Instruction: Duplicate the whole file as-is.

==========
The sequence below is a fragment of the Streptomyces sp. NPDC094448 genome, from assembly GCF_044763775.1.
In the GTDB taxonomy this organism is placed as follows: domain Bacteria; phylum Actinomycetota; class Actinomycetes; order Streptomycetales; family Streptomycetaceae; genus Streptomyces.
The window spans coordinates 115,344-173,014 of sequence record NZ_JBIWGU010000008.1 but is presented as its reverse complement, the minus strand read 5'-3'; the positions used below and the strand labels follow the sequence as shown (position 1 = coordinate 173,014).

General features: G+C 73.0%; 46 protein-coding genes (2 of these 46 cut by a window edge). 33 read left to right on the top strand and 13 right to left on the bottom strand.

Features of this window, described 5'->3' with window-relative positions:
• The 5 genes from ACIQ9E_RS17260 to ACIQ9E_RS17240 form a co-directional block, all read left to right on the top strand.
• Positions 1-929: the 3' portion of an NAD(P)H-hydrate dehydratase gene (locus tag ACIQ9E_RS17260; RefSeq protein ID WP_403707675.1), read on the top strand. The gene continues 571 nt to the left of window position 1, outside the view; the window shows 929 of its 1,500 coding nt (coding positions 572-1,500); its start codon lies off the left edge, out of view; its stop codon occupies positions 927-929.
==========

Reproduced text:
The sequence below is a fragment of the Streptomyces sp. NPDC094448 genome, from assembly GCF_044763775.1.
In the GTDB taxonomy this organism is placed as follows: domain Bacteria; phylum Actinomycetota; class Actinomycetes; order Streptomycetales; family Streptomycetaceae; genus Streptomyces.
The window spans coordinates 115,344-173,014 of sequence record NZ_JBIWGU010000008.1 but is presented as its reverse complement, the minus strand read 5'-3'; the positions used below and the strand labels follow the sequence as shown (position 1 = coordinate 173,014).

General features: G+C 73.0%; 46 protein-coding genes (2 of these 46 cut by a window edge). 33 read left to right on the top strand and 13 right to left on the bottom strand.

Features of this window, described 5'->3' with window-relative positions:
• The 5 genes from ACIQ9E_RS17260 to ACIQ9E_RS17240 form a co-directional block, all read left to right on the top strand.
• Positions 1-929: the 3' portion of an NAD(P)H-hydrate dehydratase gene (locus tag ACIQ9E_RS17260; RefSeq protein ID WP_403707675.1), read on the top strand. The gene continues 571 nt to the left of window position 1, outside the view; the window shows 929 of its 1,500 coding nt (coding positions 572-1,500); its start codon lies off the left edge, out of view; its stop codon occupies positions 927-929.